Senegal: Education unions strengthen their capacities to advocate for better financing of education

Research conducted recently by COSYDEP, a network of civil society organisations in Senegal, revealed that more than 1.5 million children aged 9 and 10 are not going to school. This huge number of out-of-school children in the country is an indication of a deficient provision of publicly financed education. It is in this context that EI member organisations in Senegal, working together under the banner of USEQ, joined ActionAid in the TaxEd Alliance that seeks to advocate for adequate taxation as the main  source for adequate financing of public education.
From 14 to 15 December 2022, EI member organisations in Senegal organized a capacity building workshop to explore the issue of the optimal use of Senegal’s fiscal potential to ensure consistent and sustainable financing of education and training.
The workshop brought together participants from EI member organisations, partner Civil Society Organisations in the Tax Justice Alliance, the Ministry of Education, Ministry of Higher Education, Ministry of Finance, and a representative of the EI Africa Regional Office. The workshop sought to train participants on the fiscal policy in force in Senegal; assess the needs for financing education and training in the country; identify and discuss proposals for an appropriate fiscal policy for substantial and domestic financing of education and training in Senegal.
Speaking on behalf of EI, Pedi Anawi, in his opening remarks, recalled that Education International promotes social justice. As a result, it advocates for free quality education regulated by public authorities and financed with public funds in all countries.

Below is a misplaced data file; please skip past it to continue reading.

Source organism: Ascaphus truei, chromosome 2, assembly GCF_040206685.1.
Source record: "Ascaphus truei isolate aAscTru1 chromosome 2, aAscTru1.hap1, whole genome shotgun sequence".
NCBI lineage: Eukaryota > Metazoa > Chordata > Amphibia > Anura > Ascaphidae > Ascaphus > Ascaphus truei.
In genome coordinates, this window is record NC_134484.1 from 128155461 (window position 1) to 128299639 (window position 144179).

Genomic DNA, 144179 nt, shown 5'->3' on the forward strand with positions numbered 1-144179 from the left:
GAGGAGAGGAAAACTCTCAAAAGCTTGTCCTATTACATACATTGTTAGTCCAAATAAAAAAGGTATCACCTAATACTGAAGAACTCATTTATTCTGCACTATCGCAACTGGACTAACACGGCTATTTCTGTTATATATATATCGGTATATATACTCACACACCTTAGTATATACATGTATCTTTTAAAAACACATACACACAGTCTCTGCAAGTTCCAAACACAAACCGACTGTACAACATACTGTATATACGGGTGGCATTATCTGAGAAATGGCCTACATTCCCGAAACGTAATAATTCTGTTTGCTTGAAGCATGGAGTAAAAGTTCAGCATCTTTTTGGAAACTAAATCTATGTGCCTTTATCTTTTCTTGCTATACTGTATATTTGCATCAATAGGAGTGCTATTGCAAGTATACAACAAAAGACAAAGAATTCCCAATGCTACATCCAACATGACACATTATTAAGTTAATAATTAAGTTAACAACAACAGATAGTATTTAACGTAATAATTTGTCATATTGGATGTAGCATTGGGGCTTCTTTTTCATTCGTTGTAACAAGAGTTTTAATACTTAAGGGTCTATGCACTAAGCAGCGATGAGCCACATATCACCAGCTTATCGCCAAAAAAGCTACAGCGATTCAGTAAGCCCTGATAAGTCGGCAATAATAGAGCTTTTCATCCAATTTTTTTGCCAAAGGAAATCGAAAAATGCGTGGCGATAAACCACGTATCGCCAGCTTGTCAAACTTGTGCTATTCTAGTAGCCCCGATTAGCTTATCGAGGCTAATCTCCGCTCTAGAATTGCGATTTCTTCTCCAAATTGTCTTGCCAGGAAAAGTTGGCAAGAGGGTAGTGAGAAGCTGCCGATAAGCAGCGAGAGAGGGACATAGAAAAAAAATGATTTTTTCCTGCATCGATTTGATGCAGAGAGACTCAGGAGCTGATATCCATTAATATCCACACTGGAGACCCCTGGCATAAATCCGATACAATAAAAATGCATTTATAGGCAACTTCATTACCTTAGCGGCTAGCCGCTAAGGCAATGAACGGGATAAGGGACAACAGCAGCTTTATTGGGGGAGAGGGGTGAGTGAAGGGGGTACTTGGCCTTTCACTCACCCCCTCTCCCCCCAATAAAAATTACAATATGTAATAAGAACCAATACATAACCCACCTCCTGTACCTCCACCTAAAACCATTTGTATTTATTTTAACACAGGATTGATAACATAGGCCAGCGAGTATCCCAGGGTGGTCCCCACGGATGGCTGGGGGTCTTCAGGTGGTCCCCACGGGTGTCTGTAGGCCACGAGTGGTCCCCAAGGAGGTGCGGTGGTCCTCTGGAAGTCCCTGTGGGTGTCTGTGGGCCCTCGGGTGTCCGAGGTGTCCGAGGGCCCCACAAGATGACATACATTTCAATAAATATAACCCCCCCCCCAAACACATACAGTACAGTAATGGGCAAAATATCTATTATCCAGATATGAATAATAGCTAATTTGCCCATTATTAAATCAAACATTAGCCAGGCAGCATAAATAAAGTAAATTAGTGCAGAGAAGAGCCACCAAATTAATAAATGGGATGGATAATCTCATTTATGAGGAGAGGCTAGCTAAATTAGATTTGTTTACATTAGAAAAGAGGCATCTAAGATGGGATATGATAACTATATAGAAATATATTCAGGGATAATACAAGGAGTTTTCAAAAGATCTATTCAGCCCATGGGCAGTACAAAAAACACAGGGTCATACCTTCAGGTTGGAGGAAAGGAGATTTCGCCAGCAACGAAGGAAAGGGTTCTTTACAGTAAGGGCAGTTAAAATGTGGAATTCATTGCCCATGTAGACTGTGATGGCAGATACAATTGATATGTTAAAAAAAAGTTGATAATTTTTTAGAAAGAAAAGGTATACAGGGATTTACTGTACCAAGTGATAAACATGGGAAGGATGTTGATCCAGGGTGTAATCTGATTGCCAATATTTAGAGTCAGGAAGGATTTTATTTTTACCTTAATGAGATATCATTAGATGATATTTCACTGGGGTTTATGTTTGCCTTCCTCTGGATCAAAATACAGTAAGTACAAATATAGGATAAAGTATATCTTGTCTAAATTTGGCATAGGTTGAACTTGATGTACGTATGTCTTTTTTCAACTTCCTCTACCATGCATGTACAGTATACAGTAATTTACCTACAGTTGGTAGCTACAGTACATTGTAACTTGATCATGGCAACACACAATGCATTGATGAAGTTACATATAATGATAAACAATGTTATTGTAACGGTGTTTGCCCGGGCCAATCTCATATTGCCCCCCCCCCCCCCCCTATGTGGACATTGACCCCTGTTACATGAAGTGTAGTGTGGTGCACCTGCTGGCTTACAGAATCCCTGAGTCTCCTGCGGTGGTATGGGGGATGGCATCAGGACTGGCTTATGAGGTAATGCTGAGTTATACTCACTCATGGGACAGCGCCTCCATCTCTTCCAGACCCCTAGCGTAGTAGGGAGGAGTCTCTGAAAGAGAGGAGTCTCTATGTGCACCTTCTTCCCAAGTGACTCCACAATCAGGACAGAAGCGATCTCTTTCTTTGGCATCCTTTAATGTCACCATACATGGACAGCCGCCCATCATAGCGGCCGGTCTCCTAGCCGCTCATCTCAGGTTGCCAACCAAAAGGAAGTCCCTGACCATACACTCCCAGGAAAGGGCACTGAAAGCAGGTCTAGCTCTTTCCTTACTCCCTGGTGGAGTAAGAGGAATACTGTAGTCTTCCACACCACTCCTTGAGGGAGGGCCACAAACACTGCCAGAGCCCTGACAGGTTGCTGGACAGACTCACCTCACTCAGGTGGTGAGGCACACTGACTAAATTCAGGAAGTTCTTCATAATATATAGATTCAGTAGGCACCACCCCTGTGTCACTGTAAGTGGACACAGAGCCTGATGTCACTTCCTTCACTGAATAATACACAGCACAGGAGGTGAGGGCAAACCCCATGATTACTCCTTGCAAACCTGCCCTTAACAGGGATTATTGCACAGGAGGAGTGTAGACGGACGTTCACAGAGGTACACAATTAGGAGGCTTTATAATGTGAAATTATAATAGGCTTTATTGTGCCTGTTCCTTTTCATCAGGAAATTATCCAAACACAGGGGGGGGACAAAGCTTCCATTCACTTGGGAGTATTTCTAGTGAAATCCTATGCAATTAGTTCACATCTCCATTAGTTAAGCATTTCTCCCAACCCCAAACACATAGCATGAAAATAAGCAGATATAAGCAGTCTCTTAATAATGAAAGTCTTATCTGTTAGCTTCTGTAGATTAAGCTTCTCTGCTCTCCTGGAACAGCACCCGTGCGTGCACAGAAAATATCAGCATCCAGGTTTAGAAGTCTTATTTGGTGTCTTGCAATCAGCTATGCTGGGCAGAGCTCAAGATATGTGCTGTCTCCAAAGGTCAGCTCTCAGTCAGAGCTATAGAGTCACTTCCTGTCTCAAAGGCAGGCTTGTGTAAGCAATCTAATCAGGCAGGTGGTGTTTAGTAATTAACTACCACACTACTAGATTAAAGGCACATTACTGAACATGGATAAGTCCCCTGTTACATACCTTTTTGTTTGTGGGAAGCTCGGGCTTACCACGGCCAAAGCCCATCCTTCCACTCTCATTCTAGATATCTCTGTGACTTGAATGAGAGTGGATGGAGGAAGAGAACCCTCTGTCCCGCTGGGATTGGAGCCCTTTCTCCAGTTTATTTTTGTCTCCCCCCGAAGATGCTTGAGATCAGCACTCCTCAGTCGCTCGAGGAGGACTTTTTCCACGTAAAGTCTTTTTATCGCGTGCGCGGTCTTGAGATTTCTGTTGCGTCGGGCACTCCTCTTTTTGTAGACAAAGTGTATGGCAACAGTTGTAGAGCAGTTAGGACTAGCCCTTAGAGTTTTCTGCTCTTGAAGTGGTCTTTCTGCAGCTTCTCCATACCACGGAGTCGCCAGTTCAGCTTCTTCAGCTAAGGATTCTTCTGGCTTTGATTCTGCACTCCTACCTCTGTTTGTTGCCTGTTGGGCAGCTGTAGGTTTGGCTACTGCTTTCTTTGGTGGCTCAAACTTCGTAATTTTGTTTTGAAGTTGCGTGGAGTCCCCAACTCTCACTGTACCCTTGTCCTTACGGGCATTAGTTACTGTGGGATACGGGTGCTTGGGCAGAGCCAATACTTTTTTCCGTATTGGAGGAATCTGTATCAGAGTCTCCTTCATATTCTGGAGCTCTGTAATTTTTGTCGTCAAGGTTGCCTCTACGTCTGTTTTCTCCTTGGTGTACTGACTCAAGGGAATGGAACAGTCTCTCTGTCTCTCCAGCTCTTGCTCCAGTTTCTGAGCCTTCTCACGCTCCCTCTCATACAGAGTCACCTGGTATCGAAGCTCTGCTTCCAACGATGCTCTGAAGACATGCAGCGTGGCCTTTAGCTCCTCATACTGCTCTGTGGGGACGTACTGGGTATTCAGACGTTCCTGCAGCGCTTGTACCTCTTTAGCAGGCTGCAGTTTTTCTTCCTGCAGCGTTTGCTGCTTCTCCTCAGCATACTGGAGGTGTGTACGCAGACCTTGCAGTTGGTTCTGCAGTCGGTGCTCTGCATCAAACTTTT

Mr Cheikh Lam, representing the Minister of Education, acknowledged that investing in teacher training equates to investing in quality education. He, therefore, congratulated the trade unions’ advocacy for adequate financing of education and affirmed that it is usually difficult to measure the contribution of trade unions and the civil society organisations in the follow up and monitoring framework of the government’s commitments and plans for the provision of inclusive quality education.  
Presentations and exchanges thereafter revealed that Senegal, like many other developing countries, has unexploited tax opportunities that could be tapped to better finance education.
EI member organisations in Senegal acknowledged the Government’s effort in allocating more than 20 percent of its annual budget to education.
Nevertheless, based on the ever-increasing demand for education due to the youthful population, they called on the government to seek existing alternatives for domestic financing of the education system in Senegal. They committed to engage other civil society organisations, as well as all other relevant stakeholders to continue advocacy and lobbying with government for tax justice for education financing. 

[Sun, 18 Dec 2022 09:21:00 +0100] | DIGG THIS

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